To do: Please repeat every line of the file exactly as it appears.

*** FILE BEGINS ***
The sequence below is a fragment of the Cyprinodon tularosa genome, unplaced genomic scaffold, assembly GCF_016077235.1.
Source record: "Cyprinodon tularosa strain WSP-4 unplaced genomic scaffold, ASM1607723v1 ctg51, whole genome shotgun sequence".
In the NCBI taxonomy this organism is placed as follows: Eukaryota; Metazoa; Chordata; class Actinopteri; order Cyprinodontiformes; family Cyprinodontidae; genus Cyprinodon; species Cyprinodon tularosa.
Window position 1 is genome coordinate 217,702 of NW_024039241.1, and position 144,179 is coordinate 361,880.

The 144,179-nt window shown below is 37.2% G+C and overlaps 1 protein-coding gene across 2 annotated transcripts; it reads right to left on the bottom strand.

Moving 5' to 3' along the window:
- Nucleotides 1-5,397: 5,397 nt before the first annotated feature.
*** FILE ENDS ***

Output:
The sequence below is a fragment of the Cyprinodon tularosa genome, unplaced genomic scaffold, assembly GCF_016077235.1.
Source record: "Cyprinodon tularosa strain WSP-4 unplaced genomic scaffold, ASM1607723v1 ctg51, whole genome shotgun sequence".
In the NCBI taxonomy this organism is placed as follows: Eukaryota; Metazoa; Chordata; class Actinopteri; order Cyprinodontiformes; family Cyprinodontidae; genus Cyprinodon; species Cyprinodon tularosa.
Window position 1 is genome coordinate 217,702 of NW_024039241.1, and position 144,179 is coordinate 361,880.

The 144,179-nt window shown below is 37.2% G+C and overlaps 1 protein-coding gene across 2 annotated transcripts; it reads right to left on the bottom strand.

Moving 5' to 3' along the window:
- Nucleotides 1-5,397: 5,397 nt before the first annotated feature.